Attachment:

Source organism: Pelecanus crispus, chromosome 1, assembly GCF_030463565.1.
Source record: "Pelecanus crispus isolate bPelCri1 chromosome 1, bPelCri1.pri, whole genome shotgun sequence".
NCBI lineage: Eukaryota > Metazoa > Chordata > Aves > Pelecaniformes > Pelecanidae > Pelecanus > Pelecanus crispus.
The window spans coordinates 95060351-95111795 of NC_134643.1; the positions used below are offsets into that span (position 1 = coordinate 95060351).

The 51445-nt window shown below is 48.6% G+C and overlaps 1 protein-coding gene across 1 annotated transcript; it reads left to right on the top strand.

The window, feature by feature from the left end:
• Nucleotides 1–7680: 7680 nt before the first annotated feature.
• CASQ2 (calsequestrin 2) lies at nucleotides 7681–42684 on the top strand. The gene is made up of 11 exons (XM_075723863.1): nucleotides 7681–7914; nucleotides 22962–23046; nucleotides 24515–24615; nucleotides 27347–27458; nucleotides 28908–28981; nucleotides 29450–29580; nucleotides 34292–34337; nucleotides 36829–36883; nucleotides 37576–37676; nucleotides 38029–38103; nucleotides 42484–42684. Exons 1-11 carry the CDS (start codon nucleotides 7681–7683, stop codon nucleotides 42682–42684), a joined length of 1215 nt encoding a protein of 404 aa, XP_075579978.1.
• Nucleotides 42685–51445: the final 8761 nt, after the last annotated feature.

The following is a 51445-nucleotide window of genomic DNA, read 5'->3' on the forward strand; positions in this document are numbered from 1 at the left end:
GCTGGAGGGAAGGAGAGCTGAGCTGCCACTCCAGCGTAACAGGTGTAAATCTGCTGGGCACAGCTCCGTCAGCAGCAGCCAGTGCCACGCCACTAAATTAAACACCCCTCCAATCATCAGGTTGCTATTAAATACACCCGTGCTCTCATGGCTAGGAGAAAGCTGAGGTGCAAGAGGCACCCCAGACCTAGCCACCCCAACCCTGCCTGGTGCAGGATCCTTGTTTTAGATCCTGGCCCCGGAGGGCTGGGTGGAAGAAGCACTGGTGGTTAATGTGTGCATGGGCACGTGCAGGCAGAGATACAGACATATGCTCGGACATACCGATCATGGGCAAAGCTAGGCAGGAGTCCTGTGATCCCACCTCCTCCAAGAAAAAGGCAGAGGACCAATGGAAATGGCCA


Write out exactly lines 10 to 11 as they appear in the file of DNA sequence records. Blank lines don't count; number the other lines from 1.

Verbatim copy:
The following is a 51445-nucleotide window of genomic DNA, read 5'->3' on the forward strand; positions in this document are numbered from 1 at the left end:
GCTGGAGGGAAGGAGAGCTGAGCTGCCACTCCAGCGTAACAGGTGTAAATCTGCTGGGCACAGCTCCGTCAGCAGCAGCCAGTGCCACGCCACTAAATTAAACACCCCTCCAATCATCAGGTTGCTATTAAATACACCCGTGCTCTCATGGCTAGGAGAAAGCTGAGGTGCAAGAGGCACCCCAGACCTAGCCACCCCAACCCTGCCTGGTGCAGGATCCTTGTTTTAGATCCTGGCCCCGGAGGGCTGGGTGGAAGAAGCACTGGTGGTTAATGTGTGCATGGGCACGTGCAGGCAGAGATACAGACATATGCTCGGACATACCGATCATGGGCAAAGCTAGGCAGGAGTCCTGTGATCCCACCTCCTCCAAGAAAAAGGCAGAGGACCAATGGAAATGGCCA